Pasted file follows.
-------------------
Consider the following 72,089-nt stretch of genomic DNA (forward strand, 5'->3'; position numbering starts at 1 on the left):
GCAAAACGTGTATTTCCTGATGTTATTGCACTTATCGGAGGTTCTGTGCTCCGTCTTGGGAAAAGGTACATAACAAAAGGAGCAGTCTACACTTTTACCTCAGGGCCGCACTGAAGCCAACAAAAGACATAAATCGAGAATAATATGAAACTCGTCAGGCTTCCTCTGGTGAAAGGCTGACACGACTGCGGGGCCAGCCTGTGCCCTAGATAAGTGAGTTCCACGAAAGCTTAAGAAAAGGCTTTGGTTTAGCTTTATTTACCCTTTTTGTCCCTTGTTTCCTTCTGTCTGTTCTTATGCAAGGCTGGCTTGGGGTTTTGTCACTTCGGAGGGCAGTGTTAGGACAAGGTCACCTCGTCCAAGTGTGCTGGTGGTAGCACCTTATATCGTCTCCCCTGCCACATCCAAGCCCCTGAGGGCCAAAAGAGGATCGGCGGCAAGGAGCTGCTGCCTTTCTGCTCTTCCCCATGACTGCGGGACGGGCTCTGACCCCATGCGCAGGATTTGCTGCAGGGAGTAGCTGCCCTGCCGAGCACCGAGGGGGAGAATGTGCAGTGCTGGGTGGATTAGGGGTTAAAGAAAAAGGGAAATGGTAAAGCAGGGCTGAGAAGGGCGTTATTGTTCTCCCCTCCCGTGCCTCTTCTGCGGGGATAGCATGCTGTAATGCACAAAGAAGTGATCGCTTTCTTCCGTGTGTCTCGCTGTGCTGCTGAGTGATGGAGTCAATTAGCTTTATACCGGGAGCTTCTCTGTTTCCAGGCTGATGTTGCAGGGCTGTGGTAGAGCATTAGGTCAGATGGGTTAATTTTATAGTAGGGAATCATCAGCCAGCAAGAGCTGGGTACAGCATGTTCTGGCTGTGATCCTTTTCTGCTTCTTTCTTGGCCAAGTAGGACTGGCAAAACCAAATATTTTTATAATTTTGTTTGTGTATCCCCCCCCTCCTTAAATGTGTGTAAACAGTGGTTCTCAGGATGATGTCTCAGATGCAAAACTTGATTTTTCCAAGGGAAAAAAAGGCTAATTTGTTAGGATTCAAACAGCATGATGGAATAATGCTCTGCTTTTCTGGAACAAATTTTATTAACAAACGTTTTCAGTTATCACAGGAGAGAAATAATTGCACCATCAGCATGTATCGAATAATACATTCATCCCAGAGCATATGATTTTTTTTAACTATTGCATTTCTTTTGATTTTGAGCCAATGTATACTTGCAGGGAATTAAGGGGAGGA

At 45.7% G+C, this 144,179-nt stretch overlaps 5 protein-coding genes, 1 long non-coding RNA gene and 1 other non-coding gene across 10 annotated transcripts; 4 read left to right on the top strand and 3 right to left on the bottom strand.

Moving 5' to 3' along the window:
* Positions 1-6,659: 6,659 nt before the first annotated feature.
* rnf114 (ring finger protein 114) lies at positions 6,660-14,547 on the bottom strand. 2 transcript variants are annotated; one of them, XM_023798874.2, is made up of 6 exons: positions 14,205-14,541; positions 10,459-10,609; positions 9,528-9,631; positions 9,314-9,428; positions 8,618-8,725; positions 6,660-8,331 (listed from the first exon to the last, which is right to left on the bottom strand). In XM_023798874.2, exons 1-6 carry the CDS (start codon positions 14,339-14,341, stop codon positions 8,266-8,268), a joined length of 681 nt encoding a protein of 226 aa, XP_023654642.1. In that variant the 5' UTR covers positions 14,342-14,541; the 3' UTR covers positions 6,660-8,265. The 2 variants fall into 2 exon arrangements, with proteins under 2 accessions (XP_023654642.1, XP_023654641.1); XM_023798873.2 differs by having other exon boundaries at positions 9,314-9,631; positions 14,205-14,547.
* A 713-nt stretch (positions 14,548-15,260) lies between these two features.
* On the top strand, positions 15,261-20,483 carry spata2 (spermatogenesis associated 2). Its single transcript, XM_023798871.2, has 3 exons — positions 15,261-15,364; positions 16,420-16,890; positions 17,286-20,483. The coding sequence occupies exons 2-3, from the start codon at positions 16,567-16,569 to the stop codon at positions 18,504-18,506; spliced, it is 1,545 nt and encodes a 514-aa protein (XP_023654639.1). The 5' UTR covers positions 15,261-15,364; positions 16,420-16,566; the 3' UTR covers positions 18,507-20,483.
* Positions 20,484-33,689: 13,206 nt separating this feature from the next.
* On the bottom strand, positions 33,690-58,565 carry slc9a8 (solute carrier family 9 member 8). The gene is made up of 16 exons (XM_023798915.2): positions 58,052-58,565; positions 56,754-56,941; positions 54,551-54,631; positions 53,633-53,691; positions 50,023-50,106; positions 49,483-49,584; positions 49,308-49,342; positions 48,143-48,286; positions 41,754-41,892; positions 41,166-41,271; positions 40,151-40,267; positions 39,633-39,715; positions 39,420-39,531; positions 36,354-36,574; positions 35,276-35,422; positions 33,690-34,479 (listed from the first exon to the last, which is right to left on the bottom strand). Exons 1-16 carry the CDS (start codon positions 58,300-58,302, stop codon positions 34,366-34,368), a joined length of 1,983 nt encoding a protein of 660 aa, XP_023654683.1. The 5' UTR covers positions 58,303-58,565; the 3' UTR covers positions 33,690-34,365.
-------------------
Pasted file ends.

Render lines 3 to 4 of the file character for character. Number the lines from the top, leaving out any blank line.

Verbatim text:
At 45.7% G+C, this 144,179-nt stretch overlaps 5 protein-coding genes, 1 long non-coding RNA gene and 1 other non-coding gene across 10 annotated transcripts; 4 read left to right on the top strand and 3 right to left on the bottom strand.

Moving 5' to 3' along the window: